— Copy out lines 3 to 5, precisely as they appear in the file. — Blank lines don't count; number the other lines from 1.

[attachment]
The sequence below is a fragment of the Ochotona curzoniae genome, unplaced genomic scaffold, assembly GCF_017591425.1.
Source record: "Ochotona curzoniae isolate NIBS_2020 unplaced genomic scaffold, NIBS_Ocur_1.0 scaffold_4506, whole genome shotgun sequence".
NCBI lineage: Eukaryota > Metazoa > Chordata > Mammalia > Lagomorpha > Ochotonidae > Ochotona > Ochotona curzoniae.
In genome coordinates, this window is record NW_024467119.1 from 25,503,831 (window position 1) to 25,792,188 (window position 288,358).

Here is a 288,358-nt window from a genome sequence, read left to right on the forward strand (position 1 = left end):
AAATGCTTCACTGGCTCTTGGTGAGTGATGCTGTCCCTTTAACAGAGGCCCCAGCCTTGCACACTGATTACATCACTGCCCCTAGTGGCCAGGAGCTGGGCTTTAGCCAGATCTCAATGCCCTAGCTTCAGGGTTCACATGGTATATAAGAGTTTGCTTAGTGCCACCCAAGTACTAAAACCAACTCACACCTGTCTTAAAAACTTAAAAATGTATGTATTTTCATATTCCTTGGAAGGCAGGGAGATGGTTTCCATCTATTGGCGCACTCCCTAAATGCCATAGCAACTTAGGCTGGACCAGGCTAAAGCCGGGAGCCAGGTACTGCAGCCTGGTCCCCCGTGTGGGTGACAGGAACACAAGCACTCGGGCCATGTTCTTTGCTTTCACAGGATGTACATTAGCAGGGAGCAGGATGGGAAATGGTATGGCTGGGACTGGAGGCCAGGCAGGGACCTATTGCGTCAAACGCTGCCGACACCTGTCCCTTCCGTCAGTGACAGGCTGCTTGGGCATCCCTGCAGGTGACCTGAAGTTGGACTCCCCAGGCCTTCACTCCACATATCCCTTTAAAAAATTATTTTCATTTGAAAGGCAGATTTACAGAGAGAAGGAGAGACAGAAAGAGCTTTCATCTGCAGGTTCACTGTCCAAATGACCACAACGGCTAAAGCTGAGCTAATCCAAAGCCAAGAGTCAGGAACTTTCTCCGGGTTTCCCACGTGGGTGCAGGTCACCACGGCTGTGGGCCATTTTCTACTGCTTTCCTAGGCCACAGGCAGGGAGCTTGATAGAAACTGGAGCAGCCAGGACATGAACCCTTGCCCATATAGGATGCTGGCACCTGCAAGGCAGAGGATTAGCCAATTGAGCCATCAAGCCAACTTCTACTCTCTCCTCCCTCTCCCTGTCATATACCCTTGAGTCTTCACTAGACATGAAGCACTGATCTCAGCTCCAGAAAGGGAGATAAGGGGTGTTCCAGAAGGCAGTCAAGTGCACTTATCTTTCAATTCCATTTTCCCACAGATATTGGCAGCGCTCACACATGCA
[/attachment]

NCBI lineage: Eukaryota > Metazoa > Chordata > Mammalia > Lagomorpha > Ochotonidae > Ochotona > Ochotona curzoniae.
In genome coordinates, this window is record NW_024467119.1 from 25,503,831 (window position 1) to 25,792,188 (window position 288,358).

Here is a 288,358-nt window from a genome sequence, read left to right on the forward strand (position 1 = left end):